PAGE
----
Wednesday, December 6, 2023

A reflection on “Lear” by Helen Musa


Vickery as Lear. Photo Josh McTackett

“King Lear”, directed by Joel Horwood for Echo Theatre, at The Q, Queanbeyan, closed December 3.

JOEL Horwood’s recently closed production of “King Lear” at The Q was the eighth staged version of Shakespeare's tragedy that I have witnessed.

I have seen actors Ron Graham and Garry McDonald playing their roles in prehistoric bearskins, Judy Davis in the traditional doubling of The Fool and Cordelia, and the much-excoriated 1998 post-modern Barrie Kosky production where John Bell as Lear was seen dementing in the waiting room of a bus station.

Horwood’s production is easily the most convincing of these, and viewed on the same weekend as a concert of Bach’s Advent cantatas, it had me reflecting on why the classics are so important, not just for the brilliance of the creations, but for their sheer humanity.

So thrilling was Horwood’s production to me that it pretty well converted me from being a lifelong “Hamlet” fan to believing that “Lear” is indeed the Bard’s master work – it's also his maddest.

Shakespeare's King Lear is notoriously, difficult to stage, so much so that Samuel Taylor Coleridge was of the opinion that some parts of it couldn’t be done.

Horwood seemingly met all the challenges inherent in this dark tragedy, yet he exposed the raw edges of the drama in such a comprehensive way so that the long evening went by in the blink of an eye.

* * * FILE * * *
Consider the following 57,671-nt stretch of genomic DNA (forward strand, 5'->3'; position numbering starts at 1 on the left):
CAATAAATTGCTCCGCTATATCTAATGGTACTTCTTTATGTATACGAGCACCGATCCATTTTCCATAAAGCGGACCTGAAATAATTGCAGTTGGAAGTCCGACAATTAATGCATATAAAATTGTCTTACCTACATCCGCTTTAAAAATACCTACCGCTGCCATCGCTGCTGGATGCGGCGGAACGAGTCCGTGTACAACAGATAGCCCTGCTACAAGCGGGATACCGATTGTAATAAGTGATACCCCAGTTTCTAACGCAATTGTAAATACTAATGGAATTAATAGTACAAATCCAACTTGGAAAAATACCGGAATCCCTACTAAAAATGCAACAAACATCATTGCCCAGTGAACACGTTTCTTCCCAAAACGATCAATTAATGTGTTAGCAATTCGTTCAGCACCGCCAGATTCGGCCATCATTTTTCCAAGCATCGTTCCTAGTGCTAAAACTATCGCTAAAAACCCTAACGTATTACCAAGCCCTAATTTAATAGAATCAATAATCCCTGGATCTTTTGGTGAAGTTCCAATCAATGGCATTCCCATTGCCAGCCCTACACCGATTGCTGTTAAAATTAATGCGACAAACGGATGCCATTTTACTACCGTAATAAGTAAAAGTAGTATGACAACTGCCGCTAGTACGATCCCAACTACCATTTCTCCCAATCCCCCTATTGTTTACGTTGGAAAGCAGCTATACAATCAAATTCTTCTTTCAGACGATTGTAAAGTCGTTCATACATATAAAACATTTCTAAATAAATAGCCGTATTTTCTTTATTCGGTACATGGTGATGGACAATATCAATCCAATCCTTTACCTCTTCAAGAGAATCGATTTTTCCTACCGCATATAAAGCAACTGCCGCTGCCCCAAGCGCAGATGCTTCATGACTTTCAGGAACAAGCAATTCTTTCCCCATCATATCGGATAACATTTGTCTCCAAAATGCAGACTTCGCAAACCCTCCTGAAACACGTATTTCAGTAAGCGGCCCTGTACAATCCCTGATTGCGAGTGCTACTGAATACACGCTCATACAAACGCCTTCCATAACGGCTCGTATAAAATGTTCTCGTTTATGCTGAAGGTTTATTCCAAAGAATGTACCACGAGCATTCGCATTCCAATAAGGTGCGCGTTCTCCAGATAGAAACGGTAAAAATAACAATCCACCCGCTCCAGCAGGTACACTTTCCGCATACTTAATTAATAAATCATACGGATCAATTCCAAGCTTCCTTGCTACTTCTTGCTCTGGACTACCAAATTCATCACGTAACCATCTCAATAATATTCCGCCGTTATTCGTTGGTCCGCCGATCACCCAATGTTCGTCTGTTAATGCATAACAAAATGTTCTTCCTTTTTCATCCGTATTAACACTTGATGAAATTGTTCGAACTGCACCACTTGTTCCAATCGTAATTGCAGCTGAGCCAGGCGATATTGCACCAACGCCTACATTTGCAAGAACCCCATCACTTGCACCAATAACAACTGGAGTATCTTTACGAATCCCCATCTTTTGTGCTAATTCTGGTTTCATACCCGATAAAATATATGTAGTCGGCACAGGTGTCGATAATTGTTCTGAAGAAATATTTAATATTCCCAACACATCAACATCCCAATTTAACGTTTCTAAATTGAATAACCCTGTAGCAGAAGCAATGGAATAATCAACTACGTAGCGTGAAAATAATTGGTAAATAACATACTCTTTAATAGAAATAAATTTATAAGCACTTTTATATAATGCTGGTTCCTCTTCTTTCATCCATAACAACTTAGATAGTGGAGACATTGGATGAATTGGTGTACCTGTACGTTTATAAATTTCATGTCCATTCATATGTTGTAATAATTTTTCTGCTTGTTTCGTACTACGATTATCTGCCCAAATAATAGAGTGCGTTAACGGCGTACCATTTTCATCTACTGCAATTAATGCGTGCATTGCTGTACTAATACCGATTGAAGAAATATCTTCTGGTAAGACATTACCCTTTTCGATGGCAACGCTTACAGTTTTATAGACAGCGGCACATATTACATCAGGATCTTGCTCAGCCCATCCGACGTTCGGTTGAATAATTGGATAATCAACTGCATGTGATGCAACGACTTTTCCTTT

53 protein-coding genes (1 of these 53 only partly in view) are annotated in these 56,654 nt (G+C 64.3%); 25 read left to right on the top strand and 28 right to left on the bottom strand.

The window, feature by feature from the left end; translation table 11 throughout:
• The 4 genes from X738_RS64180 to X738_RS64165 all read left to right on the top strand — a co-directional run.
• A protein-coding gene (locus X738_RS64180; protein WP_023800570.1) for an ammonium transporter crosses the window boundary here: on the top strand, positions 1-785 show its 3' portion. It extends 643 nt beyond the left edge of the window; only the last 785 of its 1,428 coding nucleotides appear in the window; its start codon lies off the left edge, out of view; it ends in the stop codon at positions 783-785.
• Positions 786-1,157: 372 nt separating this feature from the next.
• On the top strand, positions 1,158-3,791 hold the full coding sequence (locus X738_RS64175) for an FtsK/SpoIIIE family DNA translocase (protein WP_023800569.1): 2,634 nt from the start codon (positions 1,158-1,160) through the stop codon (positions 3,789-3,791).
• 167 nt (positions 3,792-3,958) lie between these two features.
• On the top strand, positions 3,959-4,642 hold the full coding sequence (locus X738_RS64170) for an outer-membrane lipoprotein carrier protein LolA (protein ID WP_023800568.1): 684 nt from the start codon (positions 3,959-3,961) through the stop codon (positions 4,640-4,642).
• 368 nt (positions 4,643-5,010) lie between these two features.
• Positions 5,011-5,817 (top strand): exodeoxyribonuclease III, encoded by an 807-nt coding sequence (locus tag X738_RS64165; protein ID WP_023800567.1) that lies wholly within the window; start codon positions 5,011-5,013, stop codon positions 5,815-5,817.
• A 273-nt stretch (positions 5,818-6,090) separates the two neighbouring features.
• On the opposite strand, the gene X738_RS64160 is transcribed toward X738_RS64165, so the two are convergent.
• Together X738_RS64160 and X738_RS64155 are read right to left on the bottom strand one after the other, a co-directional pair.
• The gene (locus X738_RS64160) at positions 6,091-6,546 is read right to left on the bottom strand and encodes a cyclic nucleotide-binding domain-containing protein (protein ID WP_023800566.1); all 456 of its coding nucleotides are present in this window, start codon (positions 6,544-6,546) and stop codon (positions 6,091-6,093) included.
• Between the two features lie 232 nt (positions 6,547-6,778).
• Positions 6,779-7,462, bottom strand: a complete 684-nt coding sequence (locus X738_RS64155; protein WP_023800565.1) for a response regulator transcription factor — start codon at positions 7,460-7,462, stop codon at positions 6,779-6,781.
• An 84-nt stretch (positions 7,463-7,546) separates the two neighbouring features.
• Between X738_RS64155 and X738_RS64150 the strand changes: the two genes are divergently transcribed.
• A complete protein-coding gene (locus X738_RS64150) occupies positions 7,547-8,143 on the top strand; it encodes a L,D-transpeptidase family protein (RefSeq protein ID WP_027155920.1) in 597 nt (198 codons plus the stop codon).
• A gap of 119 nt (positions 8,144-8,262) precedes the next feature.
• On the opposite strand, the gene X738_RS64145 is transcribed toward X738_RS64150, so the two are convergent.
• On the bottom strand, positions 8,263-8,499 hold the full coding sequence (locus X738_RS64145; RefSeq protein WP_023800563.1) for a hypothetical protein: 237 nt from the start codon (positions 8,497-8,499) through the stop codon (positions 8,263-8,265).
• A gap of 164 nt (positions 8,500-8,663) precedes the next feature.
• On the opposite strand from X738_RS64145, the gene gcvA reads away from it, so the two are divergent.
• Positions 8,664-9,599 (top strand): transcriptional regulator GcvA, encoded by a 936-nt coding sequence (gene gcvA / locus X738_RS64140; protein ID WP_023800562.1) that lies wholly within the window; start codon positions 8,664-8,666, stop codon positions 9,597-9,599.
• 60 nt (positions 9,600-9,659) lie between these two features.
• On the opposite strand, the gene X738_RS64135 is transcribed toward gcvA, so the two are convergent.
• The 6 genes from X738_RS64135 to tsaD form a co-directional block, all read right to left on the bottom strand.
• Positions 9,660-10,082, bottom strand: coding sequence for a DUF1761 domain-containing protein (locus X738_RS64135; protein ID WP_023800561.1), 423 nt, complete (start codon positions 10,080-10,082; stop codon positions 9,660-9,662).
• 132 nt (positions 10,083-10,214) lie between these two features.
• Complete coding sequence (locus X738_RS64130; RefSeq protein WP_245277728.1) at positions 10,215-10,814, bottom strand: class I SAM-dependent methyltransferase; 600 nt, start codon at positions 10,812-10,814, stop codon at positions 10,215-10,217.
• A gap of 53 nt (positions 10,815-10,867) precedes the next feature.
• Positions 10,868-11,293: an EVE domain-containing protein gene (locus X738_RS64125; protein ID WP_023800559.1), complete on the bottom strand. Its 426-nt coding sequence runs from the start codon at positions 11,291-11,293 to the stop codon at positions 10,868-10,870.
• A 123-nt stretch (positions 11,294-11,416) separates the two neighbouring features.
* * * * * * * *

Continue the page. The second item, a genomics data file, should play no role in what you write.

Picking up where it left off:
Of course, the painful parts to which Coleridge alluded were there, and much more.

The machinations of the hypocritical daughters Goneril and Regan, savagely indifferent when they cast Lear out into the wilderness, was articulated loud and clear by Lainie Hart and Natasha Vickery respectively.

The Iago-like self-justifications of Edmund the bastard as he plans the downfall of his legitimate brother, Edgar (Josh Wiseman), is given a nasty comic edge by Lewis McDonald.

The revolting blinding of Gloucester (Michael Sparks) as a punishment for perceived treachery drew gasps from the audience.

And the bit Coleridge couldn't stand where Lear holds the dead Cordelia in his arms is indeed almost too painful to view.

Balanced against this in the play is evidence of light and nobility. There is Edgar for Edmund, Cordelia for Goneril and Regan, Kent for Oswald, Albany for Cornwall.

At the centre of this almost insane play, unlike anything else Shakespeare ever wrote, is the towering presence of Karen Vickery as  Lear, a powerful, vulnerable performance as the arrogant, emotionally blind king who begins, too late, to see the origins of his fate. Vickery takes on Lear’s silly regal posturing, insane ravings and insightful judgements with equal fearlessness.

Supporting him tenderly in his most insane moments, is Petronella van Tienen’s Fool, doubling as Cordelia, a theatrical convention started by Shakespeare himself when he gave Lear the plaintive Act V lines, “And my poor fool is hanged.”

Director Joel Horwood has pursued the text with fine detail through the smaller roles, like the servant who stands up against Cornwall when he has gouged the eyes out of Gloucester. The detail of these parts was very fine.

This production looked good with regal black drapes transformed into billowing winds and the upstage cyclorama revealed in Act V to be the White Cliffs of Dover, where the play concludes.

Horwood and Vickery have, in what to me was a complete breath of fresh air, given me a new understanding of what the word tragedy can mean.